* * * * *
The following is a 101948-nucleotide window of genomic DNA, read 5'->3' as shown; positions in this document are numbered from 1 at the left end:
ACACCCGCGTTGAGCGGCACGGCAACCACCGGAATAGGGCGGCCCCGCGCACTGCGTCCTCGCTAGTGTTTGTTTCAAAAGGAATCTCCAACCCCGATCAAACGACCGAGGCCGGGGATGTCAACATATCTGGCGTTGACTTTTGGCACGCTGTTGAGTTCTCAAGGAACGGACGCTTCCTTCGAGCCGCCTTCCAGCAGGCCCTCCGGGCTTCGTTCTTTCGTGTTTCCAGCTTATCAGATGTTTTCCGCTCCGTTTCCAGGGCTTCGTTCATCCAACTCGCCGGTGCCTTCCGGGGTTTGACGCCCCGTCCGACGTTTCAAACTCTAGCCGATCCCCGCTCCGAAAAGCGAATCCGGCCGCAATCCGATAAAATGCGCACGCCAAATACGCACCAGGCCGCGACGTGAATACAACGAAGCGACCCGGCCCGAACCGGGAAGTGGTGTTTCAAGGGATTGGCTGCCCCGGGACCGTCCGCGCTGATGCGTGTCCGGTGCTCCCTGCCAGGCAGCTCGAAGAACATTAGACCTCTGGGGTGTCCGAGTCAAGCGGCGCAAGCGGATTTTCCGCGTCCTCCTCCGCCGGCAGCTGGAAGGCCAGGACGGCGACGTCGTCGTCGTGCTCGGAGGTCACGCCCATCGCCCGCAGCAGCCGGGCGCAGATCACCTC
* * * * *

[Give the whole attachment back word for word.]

The following is a 101948-nucleotide window of genomic DNA, read 5'->3' as shown; positions in this document are numbered from 1 at the left end:
ACACCCGCGTTGAGCGGCACGGCAACCACCGGAATAGGGCGGCCCCGCGCACTGCGTCCTCGCTAGTGTTTGTTTCAAAAGGAATCTCCAACCCCGATCAAACGACCGAGGCCGGGGATGTCAACATATCTGGCGTTGACTTTTGGCACGCTGTTGAGTTCTCAAGGAACGGACGCTTCCTTCGAGCCGCCTTCCAGCAGGCCCTCCGGGCTTCGTTCTTTCGTGTTTCCAGCTTATCAGATGTTTTCCGCTCCGTTTCCAGGGCTTCGTTCATCCAACTCGCCGGTGCCTTCCGGGGTTTGACGCCCCGTCCGACGTTTCAAACTCTAGCCGATCCCCGCTCCGAAAAGCGAATCCGGCCGCAATCCGATAAAATGCGCACGCCAAATACGCACCAGGCCGCGACGTGAATACAACGAAGCGACCCGGCCCGAACCGGGAAGTGGTGTTTCAAGGGATTGGCTGCCCCGGGACCGTCCGCGCTGATGCGTGTCCGGTGCTCCCTGCCAGGCAGCTCGAAGAACATTAGACCTCTGGGGTGTCCGAGTCAAGCGGCGCAAGCGGATTTTCCGCGTCCTCCTCCGCCGGCAGCTGGAAGGCCAGGACGGCGACGTCGTCGTCGTGCTCGGAGGTCACGCCCATCGCCCGCAGCAGCCGGGCGCAGATCACCTC